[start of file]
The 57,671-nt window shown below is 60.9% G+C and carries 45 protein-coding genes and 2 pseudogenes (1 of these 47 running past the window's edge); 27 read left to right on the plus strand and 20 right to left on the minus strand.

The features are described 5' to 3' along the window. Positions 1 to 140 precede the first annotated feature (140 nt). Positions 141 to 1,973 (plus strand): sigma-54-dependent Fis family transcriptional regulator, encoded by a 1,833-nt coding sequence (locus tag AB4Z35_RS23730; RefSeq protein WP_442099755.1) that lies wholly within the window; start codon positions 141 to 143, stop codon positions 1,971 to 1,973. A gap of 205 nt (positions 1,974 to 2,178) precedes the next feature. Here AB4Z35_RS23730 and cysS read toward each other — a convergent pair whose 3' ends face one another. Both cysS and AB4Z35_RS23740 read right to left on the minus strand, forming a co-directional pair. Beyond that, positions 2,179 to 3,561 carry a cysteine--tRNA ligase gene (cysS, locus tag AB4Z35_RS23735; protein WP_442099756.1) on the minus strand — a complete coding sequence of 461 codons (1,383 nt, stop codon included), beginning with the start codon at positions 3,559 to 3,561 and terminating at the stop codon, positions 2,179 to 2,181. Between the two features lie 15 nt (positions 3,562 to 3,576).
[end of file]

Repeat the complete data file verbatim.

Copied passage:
The 57,671-nt window shown below is 60.9% G+C and carries 45 protein-coding genes and 2 pseudogenes (1 of these 47 running past the window's edge); 27 read left to right on the plus strand and 20 right to left on the minus strand.

The features are described 5' to 3' along the window. Positions 1 to 140 precede the first annotated feature (140 nt). Positions 141 to 1,973 (plus strand): sigma-54-dependent Fis family transcriptional regulator, encoded by a 1,833-nt coding sequence (locus tag AB4Z35_RS23730; RefSeq protein WP_442099755.1) that lies wholly within the window; start codon positions 141 to 143, stop codon positions 1,971 to 1,973. A gap of 205 nt (positions 1,974 to 2,178) precedes the next feature. Here AB4Z35_RS23730 and cysS read toward each other — a convergent pair whose 3' ends face one another. Both cysS and AB4Z35_RS23740 read right to left on the minus strand, forming a co-directional pair. Beyond that, positions 2,179 to 3,561 carry a cysteine--tRNA ligase gene (cysS, locus tag AB4Z35_RS23735; protein WP_442099756.1) on the minus strand — a complete coding sequence of 461 codons (1,383 nt, stop codon included), beginning with the start codon at positions 3,559 to 3,561 and terminating at the stop codon, positions 2,179 to 2,181. Between the two features lie 15 nt (positions 3,562 to 3,576).